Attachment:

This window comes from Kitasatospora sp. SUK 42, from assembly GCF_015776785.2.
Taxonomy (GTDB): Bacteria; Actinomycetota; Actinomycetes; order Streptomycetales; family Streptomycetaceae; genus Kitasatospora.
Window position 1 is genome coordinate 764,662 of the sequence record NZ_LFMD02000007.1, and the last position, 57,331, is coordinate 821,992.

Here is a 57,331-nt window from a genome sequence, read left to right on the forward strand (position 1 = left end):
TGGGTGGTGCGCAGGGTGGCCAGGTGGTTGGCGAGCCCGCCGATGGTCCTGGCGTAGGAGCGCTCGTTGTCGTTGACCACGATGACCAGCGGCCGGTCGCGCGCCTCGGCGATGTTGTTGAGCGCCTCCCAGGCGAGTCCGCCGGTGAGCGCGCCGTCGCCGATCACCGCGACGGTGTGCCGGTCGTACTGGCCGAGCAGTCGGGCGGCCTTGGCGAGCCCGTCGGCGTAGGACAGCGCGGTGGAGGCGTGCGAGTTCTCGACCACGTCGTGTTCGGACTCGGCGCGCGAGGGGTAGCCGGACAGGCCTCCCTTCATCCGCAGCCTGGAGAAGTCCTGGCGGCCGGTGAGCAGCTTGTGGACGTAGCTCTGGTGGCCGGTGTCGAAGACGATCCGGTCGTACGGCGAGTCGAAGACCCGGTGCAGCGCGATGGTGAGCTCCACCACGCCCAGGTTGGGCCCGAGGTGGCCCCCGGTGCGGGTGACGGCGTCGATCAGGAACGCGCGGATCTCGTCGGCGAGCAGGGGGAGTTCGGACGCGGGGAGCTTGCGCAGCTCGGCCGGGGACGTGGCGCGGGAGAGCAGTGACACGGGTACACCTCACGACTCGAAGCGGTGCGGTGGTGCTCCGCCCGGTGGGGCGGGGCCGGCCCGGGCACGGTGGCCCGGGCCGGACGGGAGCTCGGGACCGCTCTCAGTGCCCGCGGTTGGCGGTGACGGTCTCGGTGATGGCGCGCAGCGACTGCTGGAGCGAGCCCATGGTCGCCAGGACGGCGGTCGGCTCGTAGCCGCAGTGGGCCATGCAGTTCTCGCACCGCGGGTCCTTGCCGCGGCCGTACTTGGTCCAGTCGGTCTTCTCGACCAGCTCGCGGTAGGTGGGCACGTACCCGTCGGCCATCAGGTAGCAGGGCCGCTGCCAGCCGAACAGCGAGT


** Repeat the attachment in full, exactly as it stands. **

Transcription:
This window comes from Kitasatospora sp. SUK 42, from assembly GCF_015776785.2.
Taxonomy (GTDB): Bacteria; Actinomycetota; Actinomycetes; order Streptomycetales; family Streptomycetaceae; genus Kitasatospora.
Window position 1 is genome coordinate 764,662 of the sequence record NZ_LFMD02000007.1, and the last position, 57,331, is coordinate 821,992.

Here is a 57,331-nt window from a genome sequence, read left to right on the forward strand (position 1 = left end):
TGGGTGGTGCGCAGGGTGGCCAGGTGGTTGGCGAGCCCGCCGATGGTCCTGGCGTAGGAGCGCTCGTTGTCGTTGACCACGATGACCAGCGGCCGGTCGCGCGCCTCGGCGATGTTGTTGAGCGCCTCCCAGGCGAGTCCGCCGGTGAGCGCGCCGTCGCCGATCACCGCGACGGTGTGCCGGTCGTACTGGCCGAGCAGTCGGGCGGCCTTGGCGAGCCCGTCGGCGTAGGACAGCGCGGTGGAGGCGTGCGAGTTCTCGACCACGTCGTGTTCGGACTCGGCGCGCGAGGGGTAGCCGGACAGGCCTCCCTTCATCCGCAGCCTGGAGAAGTCCTGGCGGCCGGTGAGCAGCTTGTGGACGTAGCTCTGGTGGCCGGTGTCGAAGACGATCCGGTCGTACGGCGAGTCGAAGACCCGGTGCAGCGCGATGGTGAGCTCCACCACGCCCAGGTTGGGCCCGAGGTGGCCCCCGGTGCGGGTGACGGCGTCGATCAGGAACGCGCGGATCTCGTCGGCGAGCAGGGGGAGTTCGGACGCGGGGAGCTTGCGCAGCTCGGCCGGGGACGTGGCGCGGGAGAGCAGTGACACGGGTACACCTCACGACTCGAAGCGGTGCGGTGGTGCTCCGCCCGGTGGGGCGGGGCCGGCCCGGGCACGGTGGCCCGGGCCGGACGGGAGCTCGGGACCGCTCTCAGTGCCCGCGGTTGGCGGTGACGGTCTCGGTGATGGCGCGCAGCGACTGCTGGAGCGAGCCCATGGTCGCCAGGACGGCGGTCGGCTCGTAGCCGCAGTGGGCCATGCAGTTCTCGCACCGCGGGTCCTTGCCGCGGCCGTACTTGGTCCAGTCGGTCTTCTCGACCAGCTCGCGGTAGGTGGGCACGTACCCGTCGGCCATCAGGTAGCAGGGCCGCTGCCAGCCGAACAGCGAGT